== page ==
What would Bukowski drink?


If the early part of this century was an economic drinking binge, then the past year has been the inevitable retching that follows. With the average American city reporting a 12 percent increase in homelessness between 2007 and 2008, and unemployment hitting a 16-year high, many wine lovers may be staring at a future as winos. The good news is there’s a whole world of cheap wine for the homeless enophile to explore. The bad news is, the New Depression seems to bring with it a New Prohibition—at least as far as the really harsh stuff is concerned.

Nonetheless, let’s explore the world of bum wines. Picture a burning trashcan surrounded by men in fingerless gloves. What would they drink? Cheap, sweet and high in alcohol, bum wine bottles litter country roads and urban lots. Many beverages may fit that description, but only five are considered classic bum wines by aficionados: Cisco, Richards [sic] Wild Irish Rose, Night Train, Thunderbird, and MD 20/20.

And here, a digression: Both Night Train and Thunderbird (and the now defunct Ripple) are made by E & J Gallo. Established in 1933, Gallo is the largest family-owned winery in the country. Gallo introduced Thunderbird in 1957, but doesn’t seem very proud of it. There’s mention neither of Thunderbird nor Night Train on the website, and the Gallo name is missing from both labels.

Now, back to bum wines: Technically, they’re fortified wines made from grapes or other fruits. Alcohol, sugar and God knows what else are added. But the most important ingredient is alcohol, bum wines mostly registering at or near 18 percent. So yes, they are wines in a nominal sense, though that gets harder to believe the closer the neon liquid gets to your lips.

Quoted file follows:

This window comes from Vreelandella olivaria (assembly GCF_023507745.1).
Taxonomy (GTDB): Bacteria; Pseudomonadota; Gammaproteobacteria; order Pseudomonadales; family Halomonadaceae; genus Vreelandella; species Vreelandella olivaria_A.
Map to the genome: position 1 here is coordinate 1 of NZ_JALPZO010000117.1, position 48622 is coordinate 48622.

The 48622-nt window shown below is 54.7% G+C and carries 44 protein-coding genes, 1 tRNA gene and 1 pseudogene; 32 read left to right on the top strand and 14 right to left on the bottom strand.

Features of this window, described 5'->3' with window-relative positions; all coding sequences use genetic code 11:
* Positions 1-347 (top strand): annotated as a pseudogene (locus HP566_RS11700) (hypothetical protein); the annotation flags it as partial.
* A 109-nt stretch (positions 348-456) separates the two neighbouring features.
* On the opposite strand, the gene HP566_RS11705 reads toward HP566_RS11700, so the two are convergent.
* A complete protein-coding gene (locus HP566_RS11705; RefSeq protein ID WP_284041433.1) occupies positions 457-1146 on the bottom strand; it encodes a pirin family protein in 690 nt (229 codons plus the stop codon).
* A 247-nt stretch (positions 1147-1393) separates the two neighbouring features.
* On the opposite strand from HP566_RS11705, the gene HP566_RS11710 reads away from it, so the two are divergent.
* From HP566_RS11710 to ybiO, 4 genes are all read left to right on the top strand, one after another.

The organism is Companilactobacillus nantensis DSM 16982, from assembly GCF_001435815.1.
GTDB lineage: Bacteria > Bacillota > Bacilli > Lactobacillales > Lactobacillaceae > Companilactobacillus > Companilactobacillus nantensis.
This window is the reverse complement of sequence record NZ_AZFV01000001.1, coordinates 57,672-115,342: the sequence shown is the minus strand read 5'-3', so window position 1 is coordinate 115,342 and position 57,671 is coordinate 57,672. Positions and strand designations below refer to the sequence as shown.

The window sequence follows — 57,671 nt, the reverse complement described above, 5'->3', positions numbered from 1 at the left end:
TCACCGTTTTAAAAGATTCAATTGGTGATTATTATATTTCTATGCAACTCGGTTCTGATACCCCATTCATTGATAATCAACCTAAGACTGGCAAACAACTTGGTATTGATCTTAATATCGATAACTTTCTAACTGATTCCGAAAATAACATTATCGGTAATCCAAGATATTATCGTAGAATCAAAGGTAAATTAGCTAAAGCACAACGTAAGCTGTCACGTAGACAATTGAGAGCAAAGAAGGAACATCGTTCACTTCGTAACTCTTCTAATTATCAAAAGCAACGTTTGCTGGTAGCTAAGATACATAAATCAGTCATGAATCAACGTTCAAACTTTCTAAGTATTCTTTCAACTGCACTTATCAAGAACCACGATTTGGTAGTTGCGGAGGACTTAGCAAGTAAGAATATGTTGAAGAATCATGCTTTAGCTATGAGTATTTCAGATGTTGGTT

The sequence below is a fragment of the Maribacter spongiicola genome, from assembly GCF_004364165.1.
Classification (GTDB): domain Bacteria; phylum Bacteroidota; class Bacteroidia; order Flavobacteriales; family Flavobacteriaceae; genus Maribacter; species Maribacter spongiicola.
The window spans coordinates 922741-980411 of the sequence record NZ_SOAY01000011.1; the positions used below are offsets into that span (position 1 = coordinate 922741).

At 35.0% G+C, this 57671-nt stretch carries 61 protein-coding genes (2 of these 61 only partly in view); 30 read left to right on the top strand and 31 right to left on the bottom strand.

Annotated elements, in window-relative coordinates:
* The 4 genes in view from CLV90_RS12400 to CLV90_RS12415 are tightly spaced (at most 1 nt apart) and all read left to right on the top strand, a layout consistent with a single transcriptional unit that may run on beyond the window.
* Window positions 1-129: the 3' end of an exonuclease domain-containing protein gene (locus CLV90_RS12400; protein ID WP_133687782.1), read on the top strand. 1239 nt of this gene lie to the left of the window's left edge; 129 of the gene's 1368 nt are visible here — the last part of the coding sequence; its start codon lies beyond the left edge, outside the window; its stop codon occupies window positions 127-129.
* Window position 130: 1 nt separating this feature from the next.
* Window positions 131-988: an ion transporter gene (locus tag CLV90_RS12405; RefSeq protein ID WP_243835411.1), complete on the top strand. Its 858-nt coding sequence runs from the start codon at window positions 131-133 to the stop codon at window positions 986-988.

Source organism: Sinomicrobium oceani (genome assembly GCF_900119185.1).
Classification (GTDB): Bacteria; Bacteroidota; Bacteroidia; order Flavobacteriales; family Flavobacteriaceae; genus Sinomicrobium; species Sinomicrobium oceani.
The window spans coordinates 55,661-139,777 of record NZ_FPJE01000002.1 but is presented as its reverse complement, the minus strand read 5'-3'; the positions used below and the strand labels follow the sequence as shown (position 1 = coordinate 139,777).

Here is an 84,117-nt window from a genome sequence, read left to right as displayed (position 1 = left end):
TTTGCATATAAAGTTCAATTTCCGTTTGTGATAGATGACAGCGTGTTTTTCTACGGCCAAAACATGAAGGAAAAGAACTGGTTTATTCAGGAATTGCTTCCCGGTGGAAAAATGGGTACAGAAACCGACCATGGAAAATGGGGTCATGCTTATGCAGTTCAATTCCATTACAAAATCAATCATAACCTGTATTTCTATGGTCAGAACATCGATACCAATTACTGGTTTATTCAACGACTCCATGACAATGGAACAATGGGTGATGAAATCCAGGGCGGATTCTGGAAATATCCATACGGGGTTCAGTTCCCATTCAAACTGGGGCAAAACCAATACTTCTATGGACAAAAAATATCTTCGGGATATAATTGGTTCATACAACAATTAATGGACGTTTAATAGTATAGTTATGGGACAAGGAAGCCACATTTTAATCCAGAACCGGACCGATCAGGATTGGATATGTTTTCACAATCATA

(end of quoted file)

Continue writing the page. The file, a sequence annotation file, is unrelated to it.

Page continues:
Bum wines are marketed and sold exclusively in low-income areas, and some claim that the high alcohol/low price wines encourage alcoholism and vagrancy among the poor. In 2001, do-gooder cities Tacoma and Seattle, Washington established Alcohol Impact Areas, where sales of bum wines (as well malt liquor) are illegal.

The bum wine prohibition doesn’t make much sense. The bans only apply to specific brands, so all manufacturers have to do to circumvent them is give products new names. And it’s not like there aren’t other options. One merchant was quoted in Seattle saying that his customers simply “switched to Bud.”

At $5, Thunderbird isn’t much cheaper than the numerous $6-8 wines now flooding the marketplace from countries like Chile. Nor are the alcohol levels in bum wines as extreme as they’re made out to be. Most “legit” wines these days are at least 14 percent (compare to MD 20/20, which is a measly 13 percent) and many California Zinfandels routinely push beyond 15. What sets bum wines apart seems, primarily, to be the people buying them.